Wednesday, December 01, 2010

Vocalist Lisa Hearns Has It Bad and Sounds So Good

Born in Massachusetts, and a graduate of Boston’s Berklee College of Music, vocalist Lisa Hearns has established herself in the New York City area as a jazz vocalist of considerable note. On her album “I Got it Bad & That Ain’t Good” (Quicksilver), she is backed by a trio of pianist Keith Ingham, bassist Kelly Friesen and drummer Arnold Wise, with guitarist Howard Arlen guesting on four of the ten songs and Friesen handling all of the arrangements.

The title track is a well known Duke Ellington classic and with the neat arrangement, the listener is easily enthralled by Ms Hearn’s lovely voice and phrasing. At a time when some Billy Holiday soundalikes get noticed, Hearns takes “Easy Living,” and makes the song as much as her own with Howard Arlen adding a nice acoustic guitar solo. Again she has such a lovely voice but also her sense of time and her phrasing is refreshing. The Motown classic “I Heard It Through the Grapevine,” opens with her softly singing the vocal backed by Friesen’s bass transforming the song into a indigo-laced lament.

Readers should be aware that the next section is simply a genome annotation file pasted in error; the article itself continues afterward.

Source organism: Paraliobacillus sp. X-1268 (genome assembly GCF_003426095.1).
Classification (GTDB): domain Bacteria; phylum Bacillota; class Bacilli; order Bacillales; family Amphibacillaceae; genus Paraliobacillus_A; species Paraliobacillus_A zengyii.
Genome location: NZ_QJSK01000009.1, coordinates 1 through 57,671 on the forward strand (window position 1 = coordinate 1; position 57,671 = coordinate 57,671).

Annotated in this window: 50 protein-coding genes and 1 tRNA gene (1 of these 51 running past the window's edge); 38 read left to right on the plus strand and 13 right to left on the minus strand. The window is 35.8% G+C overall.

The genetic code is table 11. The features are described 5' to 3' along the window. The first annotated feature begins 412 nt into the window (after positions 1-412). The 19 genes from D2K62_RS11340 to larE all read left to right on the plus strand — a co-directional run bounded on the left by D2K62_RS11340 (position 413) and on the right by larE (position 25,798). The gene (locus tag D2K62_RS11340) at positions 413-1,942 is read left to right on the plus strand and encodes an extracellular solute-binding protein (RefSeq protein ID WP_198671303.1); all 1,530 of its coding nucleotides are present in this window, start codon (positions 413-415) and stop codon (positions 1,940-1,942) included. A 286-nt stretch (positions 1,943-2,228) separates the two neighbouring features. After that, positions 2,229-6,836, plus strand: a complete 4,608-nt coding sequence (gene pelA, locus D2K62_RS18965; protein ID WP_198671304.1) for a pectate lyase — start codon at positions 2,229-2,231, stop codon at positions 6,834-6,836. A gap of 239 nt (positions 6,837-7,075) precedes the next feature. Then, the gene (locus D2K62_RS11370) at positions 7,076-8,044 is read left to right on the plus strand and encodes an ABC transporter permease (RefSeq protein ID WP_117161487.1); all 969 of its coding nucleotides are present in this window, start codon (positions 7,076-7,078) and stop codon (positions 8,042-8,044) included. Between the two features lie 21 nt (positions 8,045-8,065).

Friesen’s arrangement refreshes Irving Berlin’s “Cheek to Cheek,” with a sprite tempo and a nice solo from Ingham and she cleanly negotiates the tempo changes placed in the arrangement. Cole Porter’s “Love For Sale,” has a bluesy tinge in her vocal here while the blues is even more pronounced on the Horace Silver-Leonard Feather blue-ballad “Lonely Woman,” while her delivery on the bossa nova, “Wild is Love,” is equally delightful. After another enchanting swinger, “On the Street Where You Live,” she closes with the classic lament “Cry Me a River,” again taking a familiar song and placing her own stamp on it.

Cry Me a River” concludes a superb release that hopefully will introduce many to a marvelous singer with a lovely voice, matched by her clean intonation, phrasing and feeling that she brings to a collection of well known songs yet she makes them sound new. This is available on cdbaby and itunes and hopefully soon at better stores.

This review appeared originally in the April 2009 Jazz & Blues Report (issue 315) and I have made minor edits.

I either received a review copy from a publicist for release or from Jazz & Blues Report

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